There are no SDK and no FreeRTOS libraries that allow free-running UART DMA and this restriction has been known for a long time and that is why the uTasker resources have been made available to help out in such situations. FreeRTOS based products with modems have used this technique on KL parts to overcome the restriction.

This is an example of a FreeRTOS task using the uTasker free-running Rx DMA resources (which simply echoes back for demonstration purposes):

static void uart_task(void *pvParameters)
{
    QUEUE_TRANSFER length = 0;
    QUEUE_HANDLE uart_handle;
    unsigned char dataByte;
    while ((uart_handle = fnGetUART_Handle()) == NO_ID_ALLOCATED) {      // get the UART handle
        vTaskDelay(500/portTICK_RATE_MS);                                // wait for 500ms in order to allow uTasker to configure UART interfaces
    }
    fnDebugMsg("FreeRTOS Output\r\n");                                   // test a UART transmission
    FOREVER_LOOP() {
        length = fnRead(uart_handle, &dataByte, 1);                      // read a byte from the DMA input buffer (returns immediately)
        if (length != 0) {                                               // if something is available
            fnDebugMsg("FreeRTOS Echo:");                                // echo it back
            fnWrite(uart_handle, &dataByte, 1);                          // send the byte back
            fnDebugMsg("\r\n");                                          // with termination
        }
        else {                                                           // nothing in the input buffer
            vTaskDelay(1);                                               // wait a single tick to allow other tasks to execute
        }
    }
}


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This gives configurable interrupt/DMA Rx/Tx on any Kinetis UART in uTasker, FreeRTOS or dual-OS (uTasker/FreeRTOS) environments. The particular example checks the DMA input buffer once a Tick but its rate is obviously configurable.

See also your thread  thread/451044 - the project was FreeRTOS based and solved by the uTasker resources called from a FreeRTOS task. Following on, the same customer has developed a number of further products using this approach (including the same for HS USB-CDC on the K66 which uses the same approach and gives efficient and reliable USB on any KL or K part with USB) and confirms better performance and faster developments (thus lower development costs). I am sure that the customer will be happy to give more information if you have doubts.

That means that all is available for those needing it. For those needing it but only allowed to use SDK sources, guidelines (as in my last post) are also published as to what is needed in the spirit of helping but it is of course up to them to do the coding of the missing parts themselves.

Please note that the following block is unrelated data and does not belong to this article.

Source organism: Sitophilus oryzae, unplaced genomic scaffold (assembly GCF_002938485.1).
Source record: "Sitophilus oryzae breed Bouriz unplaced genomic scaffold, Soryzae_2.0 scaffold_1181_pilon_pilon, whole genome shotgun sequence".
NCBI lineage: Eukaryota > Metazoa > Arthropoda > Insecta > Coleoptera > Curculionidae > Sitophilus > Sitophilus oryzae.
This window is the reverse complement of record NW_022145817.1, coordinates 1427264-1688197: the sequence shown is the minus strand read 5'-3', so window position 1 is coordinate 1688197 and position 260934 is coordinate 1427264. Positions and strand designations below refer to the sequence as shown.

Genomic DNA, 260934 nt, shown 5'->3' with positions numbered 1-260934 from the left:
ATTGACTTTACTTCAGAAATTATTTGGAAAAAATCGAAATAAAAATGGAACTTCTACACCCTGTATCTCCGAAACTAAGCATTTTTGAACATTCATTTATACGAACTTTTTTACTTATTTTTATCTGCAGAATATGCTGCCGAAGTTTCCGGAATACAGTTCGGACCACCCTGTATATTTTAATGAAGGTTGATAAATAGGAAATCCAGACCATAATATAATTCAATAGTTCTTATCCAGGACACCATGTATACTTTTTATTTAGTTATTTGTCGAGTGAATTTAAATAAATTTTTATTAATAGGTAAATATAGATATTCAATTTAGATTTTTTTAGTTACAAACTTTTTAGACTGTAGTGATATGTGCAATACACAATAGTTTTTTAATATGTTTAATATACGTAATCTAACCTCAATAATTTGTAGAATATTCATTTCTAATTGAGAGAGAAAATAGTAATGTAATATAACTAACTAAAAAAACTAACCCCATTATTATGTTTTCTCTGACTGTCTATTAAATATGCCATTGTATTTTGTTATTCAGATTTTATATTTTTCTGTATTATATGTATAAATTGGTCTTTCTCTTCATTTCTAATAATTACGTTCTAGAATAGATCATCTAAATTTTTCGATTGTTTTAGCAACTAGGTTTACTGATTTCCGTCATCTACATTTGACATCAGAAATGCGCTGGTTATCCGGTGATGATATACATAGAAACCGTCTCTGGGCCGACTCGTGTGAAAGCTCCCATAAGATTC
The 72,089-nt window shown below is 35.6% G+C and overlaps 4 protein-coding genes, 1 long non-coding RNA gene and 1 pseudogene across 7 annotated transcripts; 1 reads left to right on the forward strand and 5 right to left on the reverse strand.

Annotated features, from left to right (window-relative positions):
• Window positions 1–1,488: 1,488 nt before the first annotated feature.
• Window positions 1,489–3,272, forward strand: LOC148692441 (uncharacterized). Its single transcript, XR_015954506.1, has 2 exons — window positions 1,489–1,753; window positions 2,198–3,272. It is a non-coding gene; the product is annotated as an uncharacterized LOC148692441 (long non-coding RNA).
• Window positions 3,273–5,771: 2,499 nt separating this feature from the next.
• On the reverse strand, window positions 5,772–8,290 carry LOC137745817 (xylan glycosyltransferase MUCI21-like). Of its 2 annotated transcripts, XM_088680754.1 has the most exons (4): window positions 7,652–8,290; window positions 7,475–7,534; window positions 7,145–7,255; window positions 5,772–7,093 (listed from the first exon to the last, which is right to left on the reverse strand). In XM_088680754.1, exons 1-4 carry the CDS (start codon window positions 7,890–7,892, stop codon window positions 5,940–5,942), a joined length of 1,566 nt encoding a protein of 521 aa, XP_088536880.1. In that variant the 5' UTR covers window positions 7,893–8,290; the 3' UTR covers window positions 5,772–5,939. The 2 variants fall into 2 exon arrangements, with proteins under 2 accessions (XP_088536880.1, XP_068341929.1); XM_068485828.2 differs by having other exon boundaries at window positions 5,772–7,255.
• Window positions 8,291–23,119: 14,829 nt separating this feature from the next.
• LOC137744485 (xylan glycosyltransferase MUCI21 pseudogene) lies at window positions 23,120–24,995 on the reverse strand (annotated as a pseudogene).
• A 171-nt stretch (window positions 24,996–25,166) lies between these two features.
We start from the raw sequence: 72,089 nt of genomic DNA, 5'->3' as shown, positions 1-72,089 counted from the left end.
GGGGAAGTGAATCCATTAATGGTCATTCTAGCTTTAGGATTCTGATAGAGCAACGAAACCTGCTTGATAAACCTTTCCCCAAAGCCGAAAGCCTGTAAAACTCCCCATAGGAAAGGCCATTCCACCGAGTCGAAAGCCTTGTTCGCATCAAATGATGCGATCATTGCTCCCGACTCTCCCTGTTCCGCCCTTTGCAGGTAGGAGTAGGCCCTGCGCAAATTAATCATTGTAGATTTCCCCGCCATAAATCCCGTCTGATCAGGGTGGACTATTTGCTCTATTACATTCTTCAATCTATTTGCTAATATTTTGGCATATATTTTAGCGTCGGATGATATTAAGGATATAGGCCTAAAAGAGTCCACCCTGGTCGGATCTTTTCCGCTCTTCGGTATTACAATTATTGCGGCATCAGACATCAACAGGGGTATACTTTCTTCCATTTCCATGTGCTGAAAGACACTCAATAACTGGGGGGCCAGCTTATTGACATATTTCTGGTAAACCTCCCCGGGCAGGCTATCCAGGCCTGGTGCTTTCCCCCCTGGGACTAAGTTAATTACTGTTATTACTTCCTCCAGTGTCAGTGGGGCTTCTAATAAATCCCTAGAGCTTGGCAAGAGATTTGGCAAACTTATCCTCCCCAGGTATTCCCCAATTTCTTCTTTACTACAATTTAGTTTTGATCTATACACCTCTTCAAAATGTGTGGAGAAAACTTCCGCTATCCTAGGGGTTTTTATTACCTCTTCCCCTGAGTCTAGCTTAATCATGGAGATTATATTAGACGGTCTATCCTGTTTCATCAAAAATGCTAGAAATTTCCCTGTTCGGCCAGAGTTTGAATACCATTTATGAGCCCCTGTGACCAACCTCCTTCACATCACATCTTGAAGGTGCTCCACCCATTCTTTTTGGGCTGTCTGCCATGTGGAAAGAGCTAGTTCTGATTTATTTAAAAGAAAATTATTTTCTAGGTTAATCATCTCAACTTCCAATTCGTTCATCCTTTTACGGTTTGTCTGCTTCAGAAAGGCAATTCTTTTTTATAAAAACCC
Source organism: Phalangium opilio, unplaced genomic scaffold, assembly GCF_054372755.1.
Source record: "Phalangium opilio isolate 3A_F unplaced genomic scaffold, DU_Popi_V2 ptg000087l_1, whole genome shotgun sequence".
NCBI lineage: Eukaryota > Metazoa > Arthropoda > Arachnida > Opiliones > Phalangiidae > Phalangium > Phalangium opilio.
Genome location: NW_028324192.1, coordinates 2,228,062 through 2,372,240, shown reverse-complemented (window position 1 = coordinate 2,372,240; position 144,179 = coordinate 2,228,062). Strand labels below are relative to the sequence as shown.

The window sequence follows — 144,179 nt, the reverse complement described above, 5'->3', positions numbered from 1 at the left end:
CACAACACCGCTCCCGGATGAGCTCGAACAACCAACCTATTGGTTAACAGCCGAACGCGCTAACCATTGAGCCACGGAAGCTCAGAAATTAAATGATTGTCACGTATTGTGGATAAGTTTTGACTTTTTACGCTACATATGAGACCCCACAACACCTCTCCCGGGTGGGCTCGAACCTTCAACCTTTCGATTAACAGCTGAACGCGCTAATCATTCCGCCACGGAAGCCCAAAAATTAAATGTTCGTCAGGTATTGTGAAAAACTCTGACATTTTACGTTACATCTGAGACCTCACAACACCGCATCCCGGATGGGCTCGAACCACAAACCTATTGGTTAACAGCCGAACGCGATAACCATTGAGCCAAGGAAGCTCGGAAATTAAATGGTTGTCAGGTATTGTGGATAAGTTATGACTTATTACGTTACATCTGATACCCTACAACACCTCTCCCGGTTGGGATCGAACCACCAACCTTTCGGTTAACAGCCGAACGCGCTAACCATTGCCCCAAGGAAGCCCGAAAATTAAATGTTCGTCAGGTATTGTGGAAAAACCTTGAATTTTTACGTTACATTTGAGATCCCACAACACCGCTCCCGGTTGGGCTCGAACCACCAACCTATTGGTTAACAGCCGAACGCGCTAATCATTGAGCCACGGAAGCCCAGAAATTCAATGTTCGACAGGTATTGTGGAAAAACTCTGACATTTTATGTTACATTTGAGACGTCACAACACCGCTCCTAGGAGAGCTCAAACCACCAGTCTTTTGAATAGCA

Regards

Mark

Ref: https://community.nxp.com/thread/454831 

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bgraham
Contributor IV

You are not listening to me. This is not funny at all.

My MCU is tight on memory, so no utasker crap!

uTasker polls the UART, and polling eats battery, so no utasker crap!

I don't need the over head of utasker, so not utasker crap!

See attached file for details.

*Can you provide me with some info about how to setup DMA and UART

for free-running Rx UART DMA?*

This should be 10 lines of code.

Please don't piss me off with another utasker suggestion.

Have I made myself clear?

Bruce

On Fri, Jul 26, 2019 at 7:53 PM mjbcswitzerland <admin@community.nxp.com>

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mjbcswitzerland
Specialist V

Hi

If you don't want to poll you just add an IDLE line wake-up event as discussed previously (and the topic of this thread).

There was a thread about 2 months ago where the low level details were discussed, with the code required (that someone managed to get working in a bare metal SDK environment). Unfortunately I can't find this thread anymore otherwise you could have copied that.

For low power operations VLPS allows uA operation but will only work up to about 19kBaud due to the time it takes to leave the mode when new UART data arrives (the first character needs to wake via an asynchronous interrupt and not be missed by the HW). For high(er) speed you need to use WAIT mode, which allows free-running DMA with Idle line event but it will only save about 40% over full run mode. To get lower current consumption you will need to see what is the lowest speed you can run the flash and bus clocks but still achieving the reaction times.

Regards

Mark